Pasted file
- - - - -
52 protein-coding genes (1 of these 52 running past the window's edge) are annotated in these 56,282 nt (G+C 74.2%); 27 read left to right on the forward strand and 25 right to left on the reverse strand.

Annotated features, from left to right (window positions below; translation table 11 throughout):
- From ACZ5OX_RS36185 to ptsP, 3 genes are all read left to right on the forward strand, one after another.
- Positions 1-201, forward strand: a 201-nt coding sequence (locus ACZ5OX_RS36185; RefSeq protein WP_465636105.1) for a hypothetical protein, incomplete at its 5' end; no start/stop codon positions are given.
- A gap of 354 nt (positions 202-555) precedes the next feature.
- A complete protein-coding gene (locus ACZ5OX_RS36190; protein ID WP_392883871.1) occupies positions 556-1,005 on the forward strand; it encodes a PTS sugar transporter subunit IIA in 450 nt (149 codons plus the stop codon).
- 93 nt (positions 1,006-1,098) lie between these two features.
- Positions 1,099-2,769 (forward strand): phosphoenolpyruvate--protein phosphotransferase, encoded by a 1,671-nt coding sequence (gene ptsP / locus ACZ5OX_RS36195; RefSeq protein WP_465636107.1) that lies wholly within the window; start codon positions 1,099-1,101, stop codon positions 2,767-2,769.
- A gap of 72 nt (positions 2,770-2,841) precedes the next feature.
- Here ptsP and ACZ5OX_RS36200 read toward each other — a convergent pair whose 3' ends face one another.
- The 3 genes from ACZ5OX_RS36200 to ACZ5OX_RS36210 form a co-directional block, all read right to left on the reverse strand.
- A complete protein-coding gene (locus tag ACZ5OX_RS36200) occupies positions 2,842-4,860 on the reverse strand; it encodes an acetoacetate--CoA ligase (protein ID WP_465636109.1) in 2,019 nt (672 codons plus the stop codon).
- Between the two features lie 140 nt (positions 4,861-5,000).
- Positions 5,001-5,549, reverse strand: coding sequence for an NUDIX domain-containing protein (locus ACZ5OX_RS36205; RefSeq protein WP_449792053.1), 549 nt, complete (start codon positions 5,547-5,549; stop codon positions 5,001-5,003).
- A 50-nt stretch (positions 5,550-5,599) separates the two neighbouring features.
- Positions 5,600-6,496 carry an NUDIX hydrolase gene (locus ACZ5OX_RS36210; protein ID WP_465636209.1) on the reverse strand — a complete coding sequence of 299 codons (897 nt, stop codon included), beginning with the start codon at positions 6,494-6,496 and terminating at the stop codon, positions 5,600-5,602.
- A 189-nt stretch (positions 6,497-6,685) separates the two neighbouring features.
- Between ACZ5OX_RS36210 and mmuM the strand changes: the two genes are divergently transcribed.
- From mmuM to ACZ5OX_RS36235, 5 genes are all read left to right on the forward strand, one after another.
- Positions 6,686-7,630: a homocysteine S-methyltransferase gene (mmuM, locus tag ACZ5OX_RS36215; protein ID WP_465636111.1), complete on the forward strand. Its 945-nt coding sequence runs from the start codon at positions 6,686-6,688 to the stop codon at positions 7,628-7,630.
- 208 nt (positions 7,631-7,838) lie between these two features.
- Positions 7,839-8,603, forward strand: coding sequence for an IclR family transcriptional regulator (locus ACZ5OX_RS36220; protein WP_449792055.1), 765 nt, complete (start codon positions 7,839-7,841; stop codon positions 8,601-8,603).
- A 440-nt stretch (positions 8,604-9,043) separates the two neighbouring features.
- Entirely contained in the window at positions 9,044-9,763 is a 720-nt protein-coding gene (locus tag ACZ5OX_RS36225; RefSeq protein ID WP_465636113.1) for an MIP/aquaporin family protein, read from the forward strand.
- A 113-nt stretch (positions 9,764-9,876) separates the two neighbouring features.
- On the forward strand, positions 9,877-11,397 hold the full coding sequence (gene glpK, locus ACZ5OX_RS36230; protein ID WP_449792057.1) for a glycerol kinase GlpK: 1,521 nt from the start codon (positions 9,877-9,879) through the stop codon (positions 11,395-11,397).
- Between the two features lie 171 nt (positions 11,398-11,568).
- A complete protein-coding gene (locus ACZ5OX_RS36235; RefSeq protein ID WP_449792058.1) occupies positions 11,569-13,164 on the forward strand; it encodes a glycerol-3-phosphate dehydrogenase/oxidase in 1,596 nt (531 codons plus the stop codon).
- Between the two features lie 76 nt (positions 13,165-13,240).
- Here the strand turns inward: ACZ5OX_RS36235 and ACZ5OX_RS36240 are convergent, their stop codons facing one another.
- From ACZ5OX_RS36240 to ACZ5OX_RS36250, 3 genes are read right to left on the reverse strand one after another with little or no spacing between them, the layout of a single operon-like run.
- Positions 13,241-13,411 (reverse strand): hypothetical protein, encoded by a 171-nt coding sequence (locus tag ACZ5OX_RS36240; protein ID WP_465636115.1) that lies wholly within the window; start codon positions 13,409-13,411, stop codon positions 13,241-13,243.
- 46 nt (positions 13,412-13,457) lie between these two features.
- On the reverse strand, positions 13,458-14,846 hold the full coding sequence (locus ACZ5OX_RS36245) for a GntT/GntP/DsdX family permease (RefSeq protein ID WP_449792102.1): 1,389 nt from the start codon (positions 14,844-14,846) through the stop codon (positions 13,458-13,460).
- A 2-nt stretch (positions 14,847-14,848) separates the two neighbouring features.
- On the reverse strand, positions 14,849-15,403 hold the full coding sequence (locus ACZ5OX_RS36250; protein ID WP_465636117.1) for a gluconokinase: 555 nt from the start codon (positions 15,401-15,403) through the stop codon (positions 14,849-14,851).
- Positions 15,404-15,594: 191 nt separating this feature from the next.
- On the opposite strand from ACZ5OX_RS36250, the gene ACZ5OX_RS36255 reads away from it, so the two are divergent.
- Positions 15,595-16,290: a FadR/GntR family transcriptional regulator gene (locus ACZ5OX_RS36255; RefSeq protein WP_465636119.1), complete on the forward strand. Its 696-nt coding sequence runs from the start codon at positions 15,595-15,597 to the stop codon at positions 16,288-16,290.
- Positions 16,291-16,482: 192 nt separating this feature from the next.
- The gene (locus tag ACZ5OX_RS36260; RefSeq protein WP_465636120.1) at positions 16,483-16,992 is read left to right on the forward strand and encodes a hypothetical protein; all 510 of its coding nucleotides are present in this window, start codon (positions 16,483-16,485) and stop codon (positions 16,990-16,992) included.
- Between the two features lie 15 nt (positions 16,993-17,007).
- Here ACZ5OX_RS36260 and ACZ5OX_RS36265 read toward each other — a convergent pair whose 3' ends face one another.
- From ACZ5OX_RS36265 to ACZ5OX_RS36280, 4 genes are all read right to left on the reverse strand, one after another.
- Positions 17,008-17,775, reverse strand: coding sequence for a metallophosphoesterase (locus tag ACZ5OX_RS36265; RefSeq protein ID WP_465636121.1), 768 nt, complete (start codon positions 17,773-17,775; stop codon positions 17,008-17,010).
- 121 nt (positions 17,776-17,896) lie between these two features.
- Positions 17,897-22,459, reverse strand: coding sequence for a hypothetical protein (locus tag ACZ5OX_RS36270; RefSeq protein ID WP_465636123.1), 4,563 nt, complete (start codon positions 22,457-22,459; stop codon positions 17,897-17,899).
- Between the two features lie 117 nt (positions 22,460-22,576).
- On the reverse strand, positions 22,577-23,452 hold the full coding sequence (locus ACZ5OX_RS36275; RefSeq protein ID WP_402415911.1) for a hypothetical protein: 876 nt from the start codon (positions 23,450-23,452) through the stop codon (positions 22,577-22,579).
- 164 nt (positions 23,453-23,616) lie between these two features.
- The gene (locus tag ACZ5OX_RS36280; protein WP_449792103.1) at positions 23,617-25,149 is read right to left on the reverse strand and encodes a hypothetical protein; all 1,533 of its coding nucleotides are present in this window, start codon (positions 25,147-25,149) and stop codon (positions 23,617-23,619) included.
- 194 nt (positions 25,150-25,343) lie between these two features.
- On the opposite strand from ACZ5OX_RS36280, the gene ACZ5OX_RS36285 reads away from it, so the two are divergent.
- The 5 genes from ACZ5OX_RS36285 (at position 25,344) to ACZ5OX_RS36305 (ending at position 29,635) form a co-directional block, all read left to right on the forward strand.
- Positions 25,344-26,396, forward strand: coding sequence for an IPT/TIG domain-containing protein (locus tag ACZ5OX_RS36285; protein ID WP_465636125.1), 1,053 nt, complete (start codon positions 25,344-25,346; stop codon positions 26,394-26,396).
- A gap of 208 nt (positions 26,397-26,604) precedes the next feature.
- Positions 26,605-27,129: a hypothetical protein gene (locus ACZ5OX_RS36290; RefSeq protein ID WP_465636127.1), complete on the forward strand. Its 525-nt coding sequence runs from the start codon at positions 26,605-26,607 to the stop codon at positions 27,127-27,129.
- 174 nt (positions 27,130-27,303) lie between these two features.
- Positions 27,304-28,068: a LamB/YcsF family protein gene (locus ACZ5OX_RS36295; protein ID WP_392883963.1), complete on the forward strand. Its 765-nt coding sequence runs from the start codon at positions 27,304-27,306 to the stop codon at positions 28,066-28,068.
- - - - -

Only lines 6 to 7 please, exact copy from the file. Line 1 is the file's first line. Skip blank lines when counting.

- A complete protein-coding gene (locus ACZ5OX_RS36190; protein ID WP_392883871.1) occupies positions 556-1,005 on the forward strand; it encodes a PTS sugar transporter subunit IIA in 450 nt (149 codons plus the stop codon).
- 93 nt (positions 1,006-1,098) lie between these two features.